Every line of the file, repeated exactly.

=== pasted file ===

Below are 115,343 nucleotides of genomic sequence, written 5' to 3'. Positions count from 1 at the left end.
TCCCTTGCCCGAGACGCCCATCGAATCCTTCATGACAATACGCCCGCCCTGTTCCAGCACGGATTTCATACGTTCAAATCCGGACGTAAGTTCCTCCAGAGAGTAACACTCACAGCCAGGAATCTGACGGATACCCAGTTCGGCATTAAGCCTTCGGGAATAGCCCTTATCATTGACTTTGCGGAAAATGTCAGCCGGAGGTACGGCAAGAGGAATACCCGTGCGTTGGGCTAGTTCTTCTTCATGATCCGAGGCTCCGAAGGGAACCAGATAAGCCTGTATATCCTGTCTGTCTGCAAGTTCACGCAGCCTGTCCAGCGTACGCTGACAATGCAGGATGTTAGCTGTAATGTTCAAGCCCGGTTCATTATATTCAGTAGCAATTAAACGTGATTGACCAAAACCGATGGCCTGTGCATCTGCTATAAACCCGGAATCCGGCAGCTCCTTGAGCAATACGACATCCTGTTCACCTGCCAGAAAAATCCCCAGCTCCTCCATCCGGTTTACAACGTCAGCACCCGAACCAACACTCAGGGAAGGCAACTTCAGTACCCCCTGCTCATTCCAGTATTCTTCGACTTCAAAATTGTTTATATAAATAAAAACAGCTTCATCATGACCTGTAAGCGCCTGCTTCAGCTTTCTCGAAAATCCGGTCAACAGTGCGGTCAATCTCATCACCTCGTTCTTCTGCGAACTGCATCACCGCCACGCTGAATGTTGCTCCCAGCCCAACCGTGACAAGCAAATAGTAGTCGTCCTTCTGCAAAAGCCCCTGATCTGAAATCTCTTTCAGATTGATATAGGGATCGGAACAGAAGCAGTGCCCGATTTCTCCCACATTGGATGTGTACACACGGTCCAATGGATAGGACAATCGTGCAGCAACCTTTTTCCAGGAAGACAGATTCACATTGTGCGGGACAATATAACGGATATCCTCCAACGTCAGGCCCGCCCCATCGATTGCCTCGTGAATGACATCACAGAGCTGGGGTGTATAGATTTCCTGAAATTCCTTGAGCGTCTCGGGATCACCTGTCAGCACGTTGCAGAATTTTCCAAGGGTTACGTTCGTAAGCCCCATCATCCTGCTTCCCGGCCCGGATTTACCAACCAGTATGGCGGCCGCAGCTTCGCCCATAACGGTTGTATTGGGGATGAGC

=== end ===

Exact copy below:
Below are 115,343 nucleotides of genomic sequence, written 5' to 3'. Positions count from 1 at the left end.
TCCCTTGCCCGAGACGCCCATCGAATCCTTCATGACAATACGCCCGCCCTGTTCCAGCACGGATTTCATACGTTCAAATCCGGACGTAAGTTCCTCCAGAGAGTAACACTCACAGCCAGGAATCTGACGGATACCCAGTTCGGCATTAAGCCTTCGGGAATAGCCCTTATCATTGACTTTGCGGAAAATGTCAGCCGGAGGTACGGCAAGAGGAATACCCGTGCGTTGGGCTAGTTCTTCTTCATGATCCGAGGCTCCGAAGGGAACCAGATAAGCCTGTATATCCTGTCTGTCTGCAAGTTCACGCAGCCTGTCCAGCGTACGCTGACAATGCAGGATGTTAGCTGTAATGTTCAAGCCCGGTTCATTATATTCAGTAGCAATTAAACGTGATTGACCAAAACCGATGGCCTGTGCATCTGCTATAAACCCGGAATCCGGCAGCTCCTTGAGCAATACGACATCCTGTTCACCTGCCAGAAAAATCCCCAGCTCCTCCATCCGGTTTACAACGTCAGCACCCGAACCAACACTCAGGGAAGGCAACTTCAGTACCCCCTGCTCATTCCAGTATTCTTCGACTTCAAAATTGTTTATATAAATAAAAACAGCTTCATCATGACCTGTAAGCGCCTGCTTCAGCTTTCTCGAAAATCCGGTCAACAGTGCGGTCAATCTCATCACCTCGTTCTTCTGCGAACTGCATCACCGCCACGCTGAATGTTGCTCCCAGCCCAACCGTGACAAGCAAATAGTAGTCGTCCTTCTGCAAAAGCCCCTGATCTGAAATCTCTTTCAGATTGATATAGGGATCGGAACAGAAGCAGTGCCCGATTTCTCCCACATTGGATGTGTACACACGGTCCAATGGATAGGACAATCGTGCAGCAACCTTTTTCCAGGAAGACAGATTCACATTGTGCGGGACAATATAACGGATATCCTCCAACGTCAGGCCCGCCCCATCGATTGCCTCGTGAATGACATCACAGAGCTGGGGTGTATAGATTTCCTGAAATTCCTTGAGCGTCTCGGGATCACCTGTCAGCACGTTGCAGAATTTTCCAAGGGTTACGTTCGTAAGCCCCATCATCCTGCTTCCCGGCCCGGATTTACCAACCAGTATGGCGGCCGCAGCTTCGCCCATAACGGTTGTATTGGGGATGAGC